Christof Rühl, member of the Advisory Board of Crystol Energy and a Senior Fellow at the Center on Global Energy Policy at Columbia University, discusses the latest global macroeconomic developments and energy markets in this weekly interview to the Gulf Intelligence.
Christof comments on equity markets and whether the escalating Russia Ukraine crisis has been priced in. We have seen a hardening of the conflict, but we also had US inflation numbers come in last Friday higher than expected, and most observers have attributed the tumble in markets to that, rather than to what’s happening in Russia.
In real terms, even if Russia is cut off financially, it has already been minimizing dollar transactions in the private and government sectors and accumulating huge reserves of dollars and gold. Along with Ukraine and neighboring countries, it’s also not an important enough part of the global financial architecture to be a catalyst to a big financial crisis.
On the impact of a full conflict on oil markets, Christof explains that while Russia is very much part of the commodity and global energy architecture, most people would expect those exports to continue, even in the case of an occupation. If a war starts, all eyes will be on the ability of the Western alliance to impose sanctions, not only on the financial sector but on energy exports.
But in the short term, the European Union can’t afford this, and the market has already applied that to prices. Europe imports more than 40% of its energy consumption from Russia, and Germany 50%. It can’t suddenly displace Russian coal and gas. Only the US could impose maximum sanctions and they only work long term in the energy and commodities space if the rank of those countries is tight and closed. That is not the case because we have China on the other side and, ultimately, goods would find their way into the global system. It’s not like an Iran scenario where you try to lock up the country completely by getting everyone on board. That’s not going to happen in Russia.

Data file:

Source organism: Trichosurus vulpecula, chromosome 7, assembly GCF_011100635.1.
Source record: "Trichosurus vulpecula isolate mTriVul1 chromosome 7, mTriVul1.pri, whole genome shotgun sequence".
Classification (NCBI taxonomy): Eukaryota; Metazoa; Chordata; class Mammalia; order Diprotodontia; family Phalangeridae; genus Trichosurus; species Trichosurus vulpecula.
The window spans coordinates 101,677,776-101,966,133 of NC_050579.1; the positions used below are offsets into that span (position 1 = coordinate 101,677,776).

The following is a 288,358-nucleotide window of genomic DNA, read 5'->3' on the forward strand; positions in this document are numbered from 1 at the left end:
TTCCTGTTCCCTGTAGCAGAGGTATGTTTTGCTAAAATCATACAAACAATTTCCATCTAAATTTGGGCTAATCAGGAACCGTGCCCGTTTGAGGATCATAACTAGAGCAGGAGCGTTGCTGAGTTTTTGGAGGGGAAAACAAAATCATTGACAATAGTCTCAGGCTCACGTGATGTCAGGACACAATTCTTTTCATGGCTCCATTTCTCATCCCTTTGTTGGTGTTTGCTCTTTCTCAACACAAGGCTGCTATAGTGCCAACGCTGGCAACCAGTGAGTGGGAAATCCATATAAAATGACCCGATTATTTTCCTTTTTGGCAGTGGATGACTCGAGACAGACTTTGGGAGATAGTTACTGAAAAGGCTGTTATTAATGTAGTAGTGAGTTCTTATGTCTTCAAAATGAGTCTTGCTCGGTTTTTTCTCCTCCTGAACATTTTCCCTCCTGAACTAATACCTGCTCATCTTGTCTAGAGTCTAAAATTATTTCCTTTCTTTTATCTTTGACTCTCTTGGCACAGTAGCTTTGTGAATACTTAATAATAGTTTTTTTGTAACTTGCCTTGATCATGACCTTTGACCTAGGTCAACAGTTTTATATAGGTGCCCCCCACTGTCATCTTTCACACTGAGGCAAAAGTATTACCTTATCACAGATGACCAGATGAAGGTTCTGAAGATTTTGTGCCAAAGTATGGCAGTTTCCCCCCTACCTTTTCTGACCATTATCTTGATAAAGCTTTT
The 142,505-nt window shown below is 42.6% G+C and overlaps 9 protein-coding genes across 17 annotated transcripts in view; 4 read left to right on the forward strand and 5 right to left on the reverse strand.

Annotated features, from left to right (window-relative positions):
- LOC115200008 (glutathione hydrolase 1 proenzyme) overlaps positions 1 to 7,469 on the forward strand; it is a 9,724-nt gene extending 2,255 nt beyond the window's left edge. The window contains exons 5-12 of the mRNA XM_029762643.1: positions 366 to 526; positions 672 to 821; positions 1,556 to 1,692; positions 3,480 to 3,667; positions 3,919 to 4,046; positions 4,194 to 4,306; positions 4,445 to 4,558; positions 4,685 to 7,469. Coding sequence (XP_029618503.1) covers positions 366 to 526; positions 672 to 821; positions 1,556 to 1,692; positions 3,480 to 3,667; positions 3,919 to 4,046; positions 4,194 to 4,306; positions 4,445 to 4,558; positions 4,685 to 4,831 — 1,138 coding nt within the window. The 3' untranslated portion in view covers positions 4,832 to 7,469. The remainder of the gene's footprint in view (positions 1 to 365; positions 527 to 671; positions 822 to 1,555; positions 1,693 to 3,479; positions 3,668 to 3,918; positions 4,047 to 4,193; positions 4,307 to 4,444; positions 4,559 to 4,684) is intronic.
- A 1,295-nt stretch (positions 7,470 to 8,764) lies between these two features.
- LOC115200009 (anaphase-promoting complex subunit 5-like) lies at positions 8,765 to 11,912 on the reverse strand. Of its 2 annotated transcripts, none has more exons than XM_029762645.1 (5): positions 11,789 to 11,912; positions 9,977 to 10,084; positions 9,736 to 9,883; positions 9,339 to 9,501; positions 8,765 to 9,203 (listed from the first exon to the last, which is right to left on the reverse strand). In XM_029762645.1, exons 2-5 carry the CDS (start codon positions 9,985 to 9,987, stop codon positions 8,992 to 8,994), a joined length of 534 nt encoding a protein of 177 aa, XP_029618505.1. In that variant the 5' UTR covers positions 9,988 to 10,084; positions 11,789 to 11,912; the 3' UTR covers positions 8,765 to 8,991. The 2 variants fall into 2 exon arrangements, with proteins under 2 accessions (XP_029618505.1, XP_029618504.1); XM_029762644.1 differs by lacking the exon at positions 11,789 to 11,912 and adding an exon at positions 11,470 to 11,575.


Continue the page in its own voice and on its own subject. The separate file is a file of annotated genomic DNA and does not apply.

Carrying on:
With respect to how likely is an invasion, we have mixed messaging from the US. We have the official statements from Biden which have insisted so far, that Putin has not made up his mind. The other messaging is coming from unnamed sources in the security services which say what is likely to happen. It seems hard to believe that Russia would actually put on a full-scale invasion, but Putin has put himself into a corner where if he doesn’t do it now, he will never have the opportunity again because Ukraine will be much better protected and armed next time. At the same time, his advisers are rightly telling him that he is pretty safe from sanctions. Even if it’s a bluff, the Russians know about brinkmanship and will carry it right to the edge.
Christof is joined by Dr Xavier Chen, CEO, CN Innovation, and President, Beijing Energy Club. Sean Evers from Gulf Intelligence moderates the discussion.
Watch the full discussion:
“European gas crunch: Calm before the storm?“, Dr Carole Nakhle, Dec 2021
“Conflict in Ukraine: Russia will occupy part of Ukraine and the sanctions will be few“, Christof Rühl, Jan 2022
“Did Russia deliberately cause the gas crisis in Europe?“, Dr Carole Nakhle, Jan 2022